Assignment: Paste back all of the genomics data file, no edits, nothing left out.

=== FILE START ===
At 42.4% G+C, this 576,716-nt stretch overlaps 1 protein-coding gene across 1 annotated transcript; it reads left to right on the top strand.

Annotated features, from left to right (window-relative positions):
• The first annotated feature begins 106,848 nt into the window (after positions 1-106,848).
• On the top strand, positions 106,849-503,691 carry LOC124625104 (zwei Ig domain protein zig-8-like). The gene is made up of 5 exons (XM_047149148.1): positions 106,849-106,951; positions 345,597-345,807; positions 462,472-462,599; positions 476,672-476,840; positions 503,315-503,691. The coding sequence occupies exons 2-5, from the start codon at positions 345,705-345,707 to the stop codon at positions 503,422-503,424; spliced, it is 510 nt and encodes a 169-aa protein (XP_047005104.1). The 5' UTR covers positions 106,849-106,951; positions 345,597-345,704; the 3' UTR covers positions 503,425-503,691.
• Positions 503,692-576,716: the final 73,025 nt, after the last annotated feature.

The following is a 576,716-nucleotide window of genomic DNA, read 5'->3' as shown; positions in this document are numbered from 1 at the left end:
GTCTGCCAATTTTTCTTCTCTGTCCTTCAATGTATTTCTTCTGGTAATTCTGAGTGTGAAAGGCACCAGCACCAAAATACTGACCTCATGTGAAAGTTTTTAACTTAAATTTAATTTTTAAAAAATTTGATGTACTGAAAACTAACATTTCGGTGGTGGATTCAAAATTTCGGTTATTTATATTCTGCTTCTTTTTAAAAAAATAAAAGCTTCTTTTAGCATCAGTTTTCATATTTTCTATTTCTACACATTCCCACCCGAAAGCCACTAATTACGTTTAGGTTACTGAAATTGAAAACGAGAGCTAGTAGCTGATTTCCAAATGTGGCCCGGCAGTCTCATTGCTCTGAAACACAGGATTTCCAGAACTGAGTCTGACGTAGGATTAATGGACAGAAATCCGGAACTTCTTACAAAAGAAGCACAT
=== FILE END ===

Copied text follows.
At 42.4% G+C, this 576,716-nt stretch overlaps 1 protein-coding gene across 1 annotated transcript; it reads left to right on the top strand.

Annotated features, from left to right (window-relative positions):
• The first annotated feature begins 106,848 nt into the window (after positions 1-106,848).
• On the top strand, positions 106,849-503,691 carry LOC124625104 (zwei Ig domain protein zig-8-like). The gene is made up of 5 exons (XM_047149148.1): positions 106,849-106,951; positions 345,597-345,807; positions 462,472-462,599; positions 476,672-476,840; positions 503,315-503,691. The coding sequence occupies exons 2-5, from the start codon at positions 345,705-345,707 to the stop codon at positions 503,422-503,424; spliced, it is 510 nt and encodes a 169-aa protein (XP_047005104.1). The 5' UTR covers positions 106,849-106,951; positions 345,597-345,704; the 3' UTR covers positions 503,425-503,691.
• Positions 503,692-576,716: the final 73,025 nt, after the last annotated feature.

The following is a 576,716-nucleotide window of genomic DNA, read 5'->3' as shown; positions in this document are numbered from 1 at the left end:
GTCTGCCAATTTTTCTTCTCTGTCCTTCAATGTATTTCTTCTGGTAATTCTGAGTGTGAAAGGCACCAGCACCAAAATACTGACCTCATGTGAAAGTTTTTAACTTAAATTTAATTTTTAAAAAATTTGATGTACTGAAAACTAACATTTCGGTGGTGGATTCAAAATTTCGGTTATTTATATTCTGCTTCTTTTTAAAAAAATAAAAGCTTCTTTTAGCATCAGTTTTCATATTTTCTATTTCTACACATTCCCACCCGAAAGCCACTAATTACGTTTAGGTTACTGAAATTGAAAACGAGAGCTAGTAGCTGATTTCCAAATGTGGCCCGGCAGTCTCATTGCTCTGAAACACAGGATTTCCAGAACTGAGTCTGACGTAGGATTAATGGACAGAAATCCGGAACTTCTTACAAAAGAAGCACAT